Skip to content

Moth Theatre’s unconventional un-blocking of plays

February 28, 2010

As light draws a moth, ‘no-blocking’ a play draw actors. “If something happens physically or emotionally,” says John Markland, Moth’s Artistic Director, “then it happens organically. No two shows are the same because actors aren’t going through the same stuff in their own lives every day. Who knows what they dreamed the night before.”

What started as a simple workspace on Melrose, Markland says, has evolved into a theatre where more and more actors want to audition. But it demands utter honesty. “It’s like faith. ‘I will be emotionally honest and look for the truth in myself’. The human condition finds itself.”

Markland veered from the more traditional path he learned while training with Sandra Seacat who subscribes to The Way, or “dream work.” It uses Jungian psychology to compel actors to bring characters to life from their dreams. The Way evolved from Method acting.

 “That sense of risk crosses over into the audience who, really, becomes eavesdroppers,” Markland observes. “Actors are sometimes tempted to be a little too self-indulgent, but the love of the craft brings them back.”

It’s becoming more and more popular, apparently. Markland took over Theatre Neo’s lease four years ago and had no intention of operating a theatre there. He wanted to use the small space to work things out, explore. But, as often happens in the world of drama, real drama occurred, and some of the actors he worked with left. That opened the door in a serendipitous way for Jamie Wollrab.

“John and I were in the same acting class two years ago. I came to him with Edward Allan Baker’s play, North of Providence.” It was a one-act that Markland liked and the two staged it. Moth can seat about 40-50 people. Word of mouth brought in more and more, and Markland extended the play another five weeks. “It caught on like wildfire,” he says. By the final bow, Wollrab estimates a thousand people saw it.

As for the idea of not blocking a play, Wollrab finds the result to be wholly voyeuristic. “We’re looking at real people, not just actors reciting lines. Everything changes, if the actors are honest.” The audience often has an opportunity after a show to mingle with the cast and, in some cases, ask the kind of personal questions one would never ask in polite company.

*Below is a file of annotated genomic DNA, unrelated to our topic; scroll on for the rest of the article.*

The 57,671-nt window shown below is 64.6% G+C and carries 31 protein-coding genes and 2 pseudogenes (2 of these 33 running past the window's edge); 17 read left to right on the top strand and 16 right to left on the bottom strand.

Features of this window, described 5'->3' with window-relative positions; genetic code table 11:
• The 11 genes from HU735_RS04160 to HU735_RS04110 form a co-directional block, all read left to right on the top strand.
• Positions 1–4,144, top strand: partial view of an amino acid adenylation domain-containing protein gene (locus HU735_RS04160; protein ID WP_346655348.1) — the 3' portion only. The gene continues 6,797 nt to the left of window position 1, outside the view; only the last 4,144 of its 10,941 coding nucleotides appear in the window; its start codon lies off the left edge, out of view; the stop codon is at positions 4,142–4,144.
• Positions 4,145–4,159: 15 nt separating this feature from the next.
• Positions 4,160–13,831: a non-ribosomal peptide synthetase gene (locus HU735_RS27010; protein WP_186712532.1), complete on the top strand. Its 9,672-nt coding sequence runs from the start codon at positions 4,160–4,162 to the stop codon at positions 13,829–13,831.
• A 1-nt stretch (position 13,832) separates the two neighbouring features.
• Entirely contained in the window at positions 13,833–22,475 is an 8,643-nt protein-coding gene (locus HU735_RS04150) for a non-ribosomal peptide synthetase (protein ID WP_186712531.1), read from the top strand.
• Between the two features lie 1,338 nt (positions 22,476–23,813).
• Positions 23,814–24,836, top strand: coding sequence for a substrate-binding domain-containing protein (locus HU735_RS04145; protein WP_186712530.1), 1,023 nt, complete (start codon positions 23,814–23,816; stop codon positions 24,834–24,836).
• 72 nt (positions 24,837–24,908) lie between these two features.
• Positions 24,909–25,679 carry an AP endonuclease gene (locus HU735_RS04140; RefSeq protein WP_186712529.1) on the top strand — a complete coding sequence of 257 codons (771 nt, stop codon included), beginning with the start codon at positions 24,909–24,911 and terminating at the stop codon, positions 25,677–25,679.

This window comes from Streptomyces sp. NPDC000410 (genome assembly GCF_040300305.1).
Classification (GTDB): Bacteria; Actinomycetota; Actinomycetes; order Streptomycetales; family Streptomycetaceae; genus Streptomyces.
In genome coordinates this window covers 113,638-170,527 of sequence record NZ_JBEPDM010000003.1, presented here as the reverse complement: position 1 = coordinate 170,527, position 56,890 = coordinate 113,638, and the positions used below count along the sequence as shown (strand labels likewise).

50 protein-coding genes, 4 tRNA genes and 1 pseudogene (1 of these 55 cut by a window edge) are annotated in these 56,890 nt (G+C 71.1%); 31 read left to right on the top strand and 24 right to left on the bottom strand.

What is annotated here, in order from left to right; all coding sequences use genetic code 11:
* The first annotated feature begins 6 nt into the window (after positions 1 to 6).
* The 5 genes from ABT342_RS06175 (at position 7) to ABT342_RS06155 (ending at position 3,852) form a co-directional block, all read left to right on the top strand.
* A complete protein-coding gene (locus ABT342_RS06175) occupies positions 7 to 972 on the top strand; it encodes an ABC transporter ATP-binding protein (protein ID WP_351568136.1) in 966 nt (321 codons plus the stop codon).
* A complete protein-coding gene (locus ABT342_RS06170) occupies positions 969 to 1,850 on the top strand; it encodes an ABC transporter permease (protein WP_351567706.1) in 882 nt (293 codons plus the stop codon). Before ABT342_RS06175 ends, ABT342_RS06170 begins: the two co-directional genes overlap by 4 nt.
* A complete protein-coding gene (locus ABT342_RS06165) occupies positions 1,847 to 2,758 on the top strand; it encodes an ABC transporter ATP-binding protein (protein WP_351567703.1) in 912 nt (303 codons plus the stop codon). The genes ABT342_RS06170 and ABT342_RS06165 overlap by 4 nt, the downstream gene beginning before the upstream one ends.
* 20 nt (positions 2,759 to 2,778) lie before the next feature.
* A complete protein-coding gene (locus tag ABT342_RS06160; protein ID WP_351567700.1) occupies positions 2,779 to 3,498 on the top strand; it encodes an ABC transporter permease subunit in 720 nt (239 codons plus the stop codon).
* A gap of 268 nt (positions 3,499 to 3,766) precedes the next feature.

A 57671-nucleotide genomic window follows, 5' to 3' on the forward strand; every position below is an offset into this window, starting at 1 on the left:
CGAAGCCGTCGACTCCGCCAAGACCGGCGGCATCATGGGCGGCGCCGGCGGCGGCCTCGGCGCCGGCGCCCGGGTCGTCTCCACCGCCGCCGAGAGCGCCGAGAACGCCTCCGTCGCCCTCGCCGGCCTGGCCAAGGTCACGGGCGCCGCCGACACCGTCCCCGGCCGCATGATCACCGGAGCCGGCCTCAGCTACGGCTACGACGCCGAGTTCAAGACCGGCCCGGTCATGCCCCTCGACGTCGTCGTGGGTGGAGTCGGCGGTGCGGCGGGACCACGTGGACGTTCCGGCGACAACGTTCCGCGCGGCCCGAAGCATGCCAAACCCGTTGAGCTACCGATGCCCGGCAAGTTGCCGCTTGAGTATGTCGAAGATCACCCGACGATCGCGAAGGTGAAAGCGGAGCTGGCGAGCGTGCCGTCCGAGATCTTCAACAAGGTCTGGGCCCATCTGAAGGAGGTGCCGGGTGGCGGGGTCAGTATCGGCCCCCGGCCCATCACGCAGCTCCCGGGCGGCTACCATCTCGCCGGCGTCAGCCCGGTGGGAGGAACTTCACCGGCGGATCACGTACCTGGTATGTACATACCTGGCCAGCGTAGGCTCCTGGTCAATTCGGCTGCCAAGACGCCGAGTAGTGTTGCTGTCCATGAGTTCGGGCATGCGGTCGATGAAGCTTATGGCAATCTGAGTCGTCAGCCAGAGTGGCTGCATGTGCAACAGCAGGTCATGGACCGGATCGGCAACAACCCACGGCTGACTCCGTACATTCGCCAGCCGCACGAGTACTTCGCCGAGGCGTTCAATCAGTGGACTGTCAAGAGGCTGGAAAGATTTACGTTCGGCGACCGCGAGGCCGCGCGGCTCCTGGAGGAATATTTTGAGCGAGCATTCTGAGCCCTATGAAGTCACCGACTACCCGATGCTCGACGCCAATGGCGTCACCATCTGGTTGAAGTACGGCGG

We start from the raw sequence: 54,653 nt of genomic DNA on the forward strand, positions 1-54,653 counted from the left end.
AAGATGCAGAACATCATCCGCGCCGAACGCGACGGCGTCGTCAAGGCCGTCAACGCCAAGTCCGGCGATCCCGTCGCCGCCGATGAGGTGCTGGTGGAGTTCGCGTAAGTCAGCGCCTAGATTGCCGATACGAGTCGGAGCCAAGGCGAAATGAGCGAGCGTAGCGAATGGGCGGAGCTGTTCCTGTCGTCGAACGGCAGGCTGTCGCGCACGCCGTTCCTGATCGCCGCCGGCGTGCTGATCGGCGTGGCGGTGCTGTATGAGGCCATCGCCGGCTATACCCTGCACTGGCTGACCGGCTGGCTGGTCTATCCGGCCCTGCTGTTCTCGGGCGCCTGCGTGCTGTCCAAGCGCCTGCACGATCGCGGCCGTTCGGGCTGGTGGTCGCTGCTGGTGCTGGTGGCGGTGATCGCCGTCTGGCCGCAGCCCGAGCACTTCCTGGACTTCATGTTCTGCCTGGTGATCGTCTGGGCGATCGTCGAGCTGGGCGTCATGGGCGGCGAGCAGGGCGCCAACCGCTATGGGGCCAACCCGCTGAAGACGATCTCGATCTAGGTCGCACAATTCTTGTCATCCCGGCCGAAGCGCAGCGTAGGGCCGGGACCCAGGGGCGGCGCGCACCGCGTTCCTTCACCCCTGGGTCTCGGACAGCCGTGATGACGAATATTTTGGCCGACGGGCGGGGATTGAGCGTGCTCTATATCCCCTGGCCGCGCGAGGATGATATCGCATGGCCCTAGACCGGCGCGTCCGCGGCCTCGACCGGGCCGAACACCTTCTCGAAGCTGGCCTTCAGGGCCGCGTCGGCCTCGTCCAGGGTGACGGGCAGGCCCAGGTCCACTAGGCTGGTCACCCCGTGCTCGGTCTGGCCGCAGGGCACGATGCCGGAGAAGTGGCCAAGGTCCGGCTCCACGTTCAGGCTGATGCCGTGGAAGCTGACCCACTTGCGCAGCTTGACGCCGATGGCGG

“The audience,” Wollrab says, “sees themselves in the actors. They can say, ‘Oh, I bet she’s going through the same thing I’m going through’.”

“I tell actors who hang around after a show to remember one thing,” Markland says. “Anything an audience member says to you is not about you, but what you elicited in their own lives.” That’s fine, if the audience is as informed as the cast….

You can see how unnerving this might be for some actors.

When the actors rehearse, the words ‘good’ or ‘bad’ are never used. “We’ll ask whether it was honest. No apologies by anyone. No one needs to please. We’re all about looking for the truth, not placating.”

Then what’s the job of the director? To un-direct?

“Yes,” Markland says. “You have to tell me if you’re being honest on stage. There is a certain plot instructor within you,” he maintains. “It’s not really improv. It’s a journey.”

Markland adds, “It may take an audience time to understand our unconvention. We still implement Meisner and Adler techniques to our no-blocking philosophy, but there’s a looseness to it all.”

“John got a chance to switch roles,” Wollrab says. “This time, he’s the actor and I’m the director.” It’s really given Markland a fuller perspective. “It’s helped me to see again – and to see better – what the actors encounter when I direct.”

“We’re doing Sam Shepard’s Geography of a Horse Dreamer,” Wollrab says. “It’s a good play for us now as we go through this gestation period, debating which plays we want to do. But they’ll definitely be works that focus on relationships and the soul, not on events.”

“We’re a company of about 50 or 60 actors, a fairly loose group,” Markland adds. “And if you think of how jazz music is performed, you can get a sense of how we work. A sense of adventure and exploration with a stable thread weaving through.”

“More than anything,” Wollrab says, “we’re wounded healers. Each of us. I think that’s why audiences keep taking to our work.” Work, he describes, as fragile and beautiful.

 Geography of a Horse Dreamer is scheduled to end its run on March 7. Next up is John Markland’s The Quarry.

3 Comments leave one →
  1. Elaine Miller permalink
    March 2, 2010 9:27 pm

    I find this extremely interesting & informative. It is a new concept for me. Thank you, Charlotte, for sharng it with me!

  2. March 4, 2010 1:29 am

    Moth theatre is a sanctuary for a plethora of artists in LA. After seeing two raw and evocative productions: Red Light Winter and Geography of a Horse Dreamer, I feel Moth Theatre offers the most exhilarating gift to an artist; freedom.
    Working with actor and director Jamie Wolrab has awakened a newfound power and joy inside of me. Moth theatre is indeed a special place in which all of its artists can open themselves and stoke the flames of their own light.


  1. Daniel Henning on “Why Torture is Wrong, and the People Who Love Them” at the Blank «

Leave a Reply

Fill in your details below or click an icon to log in: Logo

You are commenting using your account. Log Out /  Change )

Google+ photo

You are commenting using your Google+ account. Log Out /  Change )

Twitter picture

You are commenting using your Twitter account. Log Out /  Change )

Facebook photo

You are commenting using your Facebook account. Log Out /  Change )


Connecting to %s

%d bloggers like this: